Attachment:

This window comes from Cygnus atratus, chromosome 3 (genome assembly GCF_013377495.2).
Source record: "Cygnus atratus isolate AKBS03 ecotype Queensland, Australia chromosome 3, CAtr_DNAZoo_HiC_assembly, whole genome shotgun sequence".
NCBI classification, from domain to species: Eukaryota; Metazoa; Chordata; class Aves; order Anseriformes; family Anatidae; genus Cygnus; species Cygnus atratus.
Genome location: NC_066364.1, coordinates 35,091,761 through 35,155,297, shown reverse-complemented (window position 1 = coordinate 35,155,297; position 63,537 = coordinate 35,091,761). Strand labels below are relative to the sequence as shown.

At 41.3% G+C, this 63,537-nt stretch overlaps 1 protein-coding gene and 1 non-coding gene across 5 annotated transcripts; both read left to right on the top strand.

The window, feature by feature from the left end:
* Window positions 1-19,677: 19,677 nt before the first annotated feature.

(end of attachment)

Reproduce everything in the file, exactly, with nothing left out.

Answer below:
This window comes from Cygnus atratus, chromosome 3 (genome assembly GCF_013377495.2).
Source record: "Cygnus atratus isolate AKBS03 ecotype Queensland, Australia chromosome 3, CAtr_DNAZoo_HiC_assembly, whole genome shotgun sequence".
NCBI classification, from domain to species: Eukaryota; Metazoa; Chordata; class Aves; order Anseriformes; family Anatidae; genus Cygnus; species Cygnus atratus.
Genome location: NC_066364.1, coordinates 35,091,761 through 35,155,297, shown reverse-complemented (window position 1 = coordinate 35,155,297; position 63,537 = coordinate 35,091,761). Strand labels below are relative to the sequence as shown.

At 41.3% G+C, this 63,537-nt stretch overlaps 1 protein-coding gene and 1 non-coding gene across 5 annotated transcripts; both read left to right on the top strand.

The window, feature by feature from the left end:
* Window positions 1-19,677: 19,677 nt before the first annotated feature.